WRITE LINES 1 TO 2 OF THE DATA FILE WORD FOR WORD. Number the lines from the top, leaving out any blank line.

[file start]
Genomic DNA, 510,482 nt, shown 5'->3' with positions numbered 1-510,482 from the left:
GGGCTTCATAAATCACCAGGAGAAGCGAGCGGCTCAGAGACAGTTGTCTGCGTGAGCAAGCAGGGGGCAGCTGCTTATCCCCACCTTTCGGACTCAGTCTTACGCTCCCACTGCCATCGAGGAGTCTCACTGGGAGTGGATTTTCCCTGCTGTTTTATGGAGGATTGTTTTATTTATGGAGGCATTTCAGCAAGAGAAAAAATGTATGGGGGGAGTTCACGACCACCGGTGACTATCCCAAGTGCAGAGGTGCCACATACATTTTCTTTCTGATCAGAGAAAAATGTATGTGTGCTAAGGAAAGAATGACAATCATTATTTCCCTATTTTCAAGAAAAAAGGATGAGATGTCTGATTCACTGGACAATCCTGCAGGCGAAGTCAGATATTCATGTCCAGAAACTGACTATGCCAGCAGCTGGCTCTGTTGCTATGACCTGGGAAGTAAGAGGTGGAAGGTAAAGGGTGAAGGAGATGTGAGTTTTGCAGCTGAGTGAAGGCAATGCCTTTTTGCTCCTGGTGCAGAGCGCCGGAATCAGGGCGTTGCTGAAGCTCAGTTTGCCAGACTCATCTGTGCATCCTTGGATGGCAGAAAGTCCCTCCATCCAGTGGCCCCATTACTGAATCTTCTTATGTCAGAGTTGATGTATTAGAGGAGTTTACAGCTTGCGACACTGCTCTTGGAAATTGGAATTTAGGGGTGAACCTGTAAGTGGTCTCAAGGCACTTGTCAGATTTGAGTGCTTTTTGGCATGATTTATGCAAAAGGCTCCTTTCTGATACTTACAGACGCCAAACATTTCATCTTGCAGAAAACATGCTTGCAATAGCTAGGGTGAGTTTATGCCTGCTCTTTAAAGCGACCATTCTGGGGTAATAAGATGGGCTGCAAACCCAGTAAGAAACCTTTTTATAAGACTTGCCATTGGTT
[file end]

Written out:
Genomic DNA, 510,482 nt, shown 5'->3' with positions numbered 1-510,482 from the left:
GGGCTTCATAAATCACCAGGAGAAGCGAGCGGCTCAGAGACAGTTGTCTGCGTGAGCAAGCAGGGGGCAGCTGCTTATCCCCACCTTTCGGACTCAGTCTTACGCTCCCACTGCCATCGAGGAGTCTCACTGGGAGTGGATTTTCCCTGCTGTTTTATGGAGGATTGTTTTATTTATGGAGGCATTTCAGCAAGAGAAAAAATGTATGGGGGGAGTTCACGACCACCGGTGACTATCCCAAGTGCAGAGGTGCCACATACATTTTCTTTCTGATCAGAGAAAAATGTATGTGTGCTAAGGAAAGAATGACAATCATTATTTCCCTATTTTCAAGAAAAAAGGATGAGATGTCTGATTCACTGGACAATCCTGCAGGCGAAGTCAGATATTCATGTCCAGAAACTGACTATGCCAGCAGCTGGCTCTGTTGCTATGACCTGGGAAGTAAGAGGTGGAAGGTAAAGGGTGAAGGAGATGTGAGTTTTGCAGCTGAGTGAAGGCAATGCCTTTTTGCTCCTGGTGCAGAGCGCCGGAATCAGGGCGTTGCTGAAGCTCAGTTTGCCAGACTCATCTGTGCATCCTTGGATGGCAGAAAGTCCCTCCATCCAGTGGCCCCATTACTGAATCTTCTTATGTCAGAGTTGATGTATTAGAGGAGTTTACAGCTTGCGACACTGCTCTTGGAAATTGGAATTTAGGGGTGAACCTGTAAGTGGTCTCAAGGCACTTGTCAGATTTGAGTGCTTTTTGGCATGATTTATGCAAAAGGCTCCTTTCTGATACTTACAGACGCCAAACATTTCATCTTGCAGAAAACATGCTTGCAATAGCTAGGGTGAGTTTATGCCTGCTCTTTAAAGCGACCATTCTGGGGTAATAAGATGGGCTGCAAACCCAGTAAGAAACCTTTTTATAAGACTTGCCATTGGTT